For my E-Lit example, I chose Flight Paths by Kate Pullinger and Chris Joseph. As in the Kafka story Calvino mentions, Yacub’s privation leads to a flight to another world. In this case, it is a literal flight: Yacub stows away onto a cargo plane to escape his miserable life in Dubai. By contrast, Harriet’s life seems mundane: we first meet her as she’s driving to the grocery store to shop for her family. The lightness comes in when the two characters’ storylines converge.
Calvino says that lightness is a way of looking at the world, and the parallel perspectives in the fourth episode of the story illustrate two completely different viewpoints. Yacub, falling from the sky, feels light and free. Rather that be alarmed, he reflects rather poetically, “I am flying.” Harriet, however, sees that Yacub is clearly falling to his death. Nothing could be more fatal than smashing into a car roof after falling from a plane, yet surprisingly, Yacub does not die. Through the power of the story, Yacub is able to transcend mortality and survive the fall. Even more amazingly, he and Harriet bypass all language barriers and can communicate perfectly in English. She is surprised by this, but Yacub immediately announces he is hungry, and the two go off in search of food. leaving little time for us readers to be incredulous.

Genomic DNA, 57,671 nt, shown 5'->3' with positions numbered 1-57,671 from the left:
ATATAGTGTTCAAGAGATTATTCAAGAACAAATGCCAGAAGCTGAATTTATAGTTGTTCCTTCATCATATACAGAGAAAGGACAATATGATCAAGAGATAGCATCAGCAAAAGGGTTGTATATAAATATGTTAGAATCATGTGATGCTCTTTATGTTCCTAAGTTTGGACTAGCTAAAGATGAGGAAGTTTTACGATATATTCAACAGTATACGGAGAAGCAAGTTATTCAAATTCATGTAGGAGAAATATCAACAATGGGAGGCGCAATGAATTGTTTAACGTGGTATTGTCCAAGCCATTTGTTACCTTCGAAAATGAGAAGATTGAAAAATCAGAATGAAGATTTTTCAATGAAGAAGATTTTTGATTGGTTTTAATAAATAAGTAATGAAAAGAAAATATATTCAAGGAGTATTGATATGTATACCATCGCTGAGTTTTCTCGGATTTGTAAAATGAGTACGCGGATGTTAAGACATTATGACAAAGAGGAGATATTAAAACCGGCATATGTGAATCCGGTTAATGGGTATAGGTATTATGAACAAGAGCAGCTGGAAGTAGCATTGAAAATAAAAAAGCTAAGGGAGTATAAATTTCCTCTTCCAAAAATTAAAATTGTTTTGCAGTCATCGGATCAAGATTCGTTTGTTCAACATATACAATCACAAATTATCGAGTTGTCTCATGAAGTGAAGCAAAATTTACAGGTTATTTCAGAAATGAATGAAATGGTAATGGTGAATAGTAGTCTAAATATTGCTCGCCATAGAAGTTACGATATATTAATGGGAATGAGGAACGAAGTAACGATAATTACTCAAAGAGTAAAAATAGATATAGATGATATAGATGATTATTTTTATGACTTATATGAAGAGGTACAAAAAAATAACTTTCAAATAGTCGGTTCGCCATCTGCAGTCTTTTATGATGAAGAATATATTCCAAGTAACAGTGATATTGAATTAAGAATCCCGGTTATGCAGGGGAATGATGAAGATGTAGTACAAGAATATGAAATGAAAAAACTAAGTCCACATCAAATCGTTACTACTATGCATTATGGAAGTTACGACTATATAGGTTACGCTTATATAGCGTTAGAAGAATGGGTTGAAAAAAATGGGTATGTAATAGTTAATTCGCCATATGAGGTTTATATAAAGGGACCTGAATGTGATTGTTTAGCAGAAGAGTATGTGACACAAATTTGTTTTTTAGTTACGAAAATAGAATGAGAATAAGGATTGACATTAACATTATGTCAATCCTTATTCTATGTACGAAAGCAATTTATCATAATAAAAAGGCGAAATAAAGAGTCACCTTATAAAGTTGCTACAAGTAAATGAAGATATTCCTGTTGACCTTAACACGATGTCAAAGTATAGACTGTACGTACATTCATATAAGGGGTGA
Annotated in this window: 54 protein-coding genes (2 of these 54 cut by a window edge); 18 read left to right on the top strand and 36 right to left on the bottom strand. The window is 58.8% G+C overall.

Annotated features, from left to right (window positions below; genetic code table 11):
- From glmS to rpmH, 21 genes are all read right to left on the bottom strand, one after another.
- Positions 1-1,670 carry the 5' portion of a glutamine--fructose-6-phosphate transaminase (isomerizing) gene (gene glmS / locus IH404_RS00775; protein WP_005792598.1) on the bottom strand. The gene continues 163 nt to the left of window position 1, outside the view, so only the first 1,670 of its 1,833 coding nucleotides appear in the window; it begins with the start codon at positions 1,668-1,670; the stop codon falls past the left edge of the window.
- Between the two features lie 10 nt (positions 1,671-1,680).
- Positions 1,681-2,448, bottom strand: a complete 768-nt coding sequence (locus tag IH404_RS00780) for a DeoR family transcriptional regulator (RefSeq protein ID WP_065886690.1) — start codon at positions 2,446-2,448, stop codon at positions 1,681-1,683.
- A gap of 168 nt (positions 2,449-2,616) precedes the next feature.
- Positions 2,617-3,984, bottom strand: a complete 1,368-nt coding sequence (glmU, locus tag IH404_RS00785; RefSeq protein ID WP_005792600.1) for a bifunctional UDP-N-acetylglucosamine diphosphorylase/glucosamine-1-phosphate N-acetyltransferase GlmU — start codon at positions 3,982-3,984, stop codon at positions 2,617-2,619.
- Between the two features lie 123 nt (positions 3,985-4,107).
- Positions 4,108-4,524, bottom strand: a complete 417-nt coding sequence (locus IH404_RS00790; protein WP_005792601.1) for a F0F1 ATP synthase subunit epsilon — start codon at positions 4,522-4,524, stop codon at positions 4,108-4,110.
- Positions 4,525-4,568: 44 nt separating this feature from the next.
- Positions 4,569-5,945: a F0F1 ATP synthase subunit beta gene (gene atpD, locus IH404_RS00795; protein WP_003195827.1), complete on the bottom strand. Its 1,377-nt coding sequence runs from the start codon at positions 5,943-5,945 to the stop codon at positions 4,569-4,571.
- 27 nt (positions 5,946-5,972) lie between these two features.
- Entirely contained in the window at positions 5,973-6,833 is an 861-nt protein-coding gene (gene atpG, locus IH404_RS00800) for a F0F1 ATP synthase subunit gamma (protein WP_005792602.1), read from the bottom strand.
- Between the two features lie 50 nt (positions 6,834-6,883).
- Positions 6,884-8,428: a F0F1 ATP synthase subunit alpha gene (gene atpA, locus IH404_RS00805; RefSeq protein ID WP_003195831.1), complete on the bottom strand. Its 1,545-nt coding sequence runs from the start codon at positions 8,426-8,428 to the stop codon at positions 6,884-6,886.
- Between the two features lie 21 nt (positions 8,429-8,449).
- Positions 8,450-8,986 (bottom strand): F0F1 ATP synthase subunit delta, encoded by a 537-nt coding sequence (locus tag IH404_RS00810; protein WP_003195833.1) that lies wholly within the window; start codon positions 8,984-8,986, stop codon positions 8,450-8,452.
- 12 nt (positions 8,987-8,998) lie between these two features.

The lightness of the story allows Yacub to overcome the laws of physics. It also allows us, like Harriet, to suspend our disbelief and accept Yacub’s survival. Since this is a work of literature, we can read his flight and escape from poverty as a metaphor rather than an actual event. In any case, the lightness in Flight Paths surprises us because it interrupts our normal patterns of thinking and allows us to exercise our imaginations.